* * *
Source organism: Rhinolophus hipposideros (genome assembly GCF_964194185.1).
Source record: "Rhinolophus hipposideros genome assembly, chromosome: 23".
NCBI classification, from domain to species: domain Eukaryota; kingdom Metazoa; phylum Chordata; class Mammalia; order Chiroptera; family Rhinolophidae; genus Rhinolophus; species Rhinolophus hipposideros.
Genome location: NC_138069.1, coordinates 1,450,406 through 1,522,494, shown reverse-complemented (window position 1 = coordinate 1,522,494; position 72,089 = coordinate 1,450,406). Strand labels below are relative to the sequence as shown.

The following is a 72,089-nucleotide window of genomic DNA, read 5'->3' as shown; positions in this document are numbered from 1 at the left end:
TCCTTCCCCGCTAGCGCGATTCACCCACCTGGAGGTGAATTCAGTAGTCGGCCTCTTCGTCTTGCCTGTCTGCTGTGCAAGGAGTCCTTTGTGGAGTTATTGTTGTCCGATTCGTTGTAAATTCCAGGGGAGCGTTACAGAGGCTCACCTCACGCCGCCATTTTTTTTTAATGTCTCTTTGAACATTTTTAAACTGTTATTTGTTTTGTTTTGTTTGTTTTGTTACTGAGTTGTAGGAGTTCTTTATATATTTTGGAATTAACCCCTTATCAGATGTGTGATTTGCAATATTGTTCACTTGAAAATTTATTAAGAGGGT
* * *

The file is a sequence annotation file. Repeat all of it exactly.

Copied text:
Source organism: Rhinolophus hipposideros (genome assembly GCF_964194185.1).
Source record: "Rhinolophus hipposideros genome assembly, chromosome: 23".
NCBI classification, from domain to species: domain Eukaryota; kingdom Metazoa; phylum Chordata; class Mammalia; order Chiroptera; family Rhinolophidae; genus Rhinolophus; species Rhinolophus hipposideros.
Genome location: NC_138069.1, coordinates 1,450,406 through 1,522,494, shown reverse-complemented (window position 1 = coordinate 1,522,494; position 72,089 = coordinate 1,450,406). Strand labels below are relative to the sequence as shown.

The following is a 72,089-nucleotide window of genomic DNA, read 5'->3' as shown; positions in this document are numbered from 1 at the left end:
TCCTTCCCCGCTAGCGCGATTCACCCACCTGGAGGTGAATTCAGTAGTCGGCCTCTTCGTCTTGCCTGTCTGCTGTGCAAGGAGTCCTTTGTGGAGTTATTGTTGTCCGATTCGTTGTAAATTCCAGGGGAGCGTTACAGAGGCTCACCTCACGCCGCCATTTTTTTTTAATGTCTCTTTGAACATTTTTAAACTGTTATTTGTTTTGTTTTGTTTGTTTTGTTACTGAGTTGTAGGAGTTCTTTATATATTTTGGAATTAACCCCTTATCAGATGTGTGATTTGCAATATTGTTCACTTGAAAATTTATTAAGAGGGT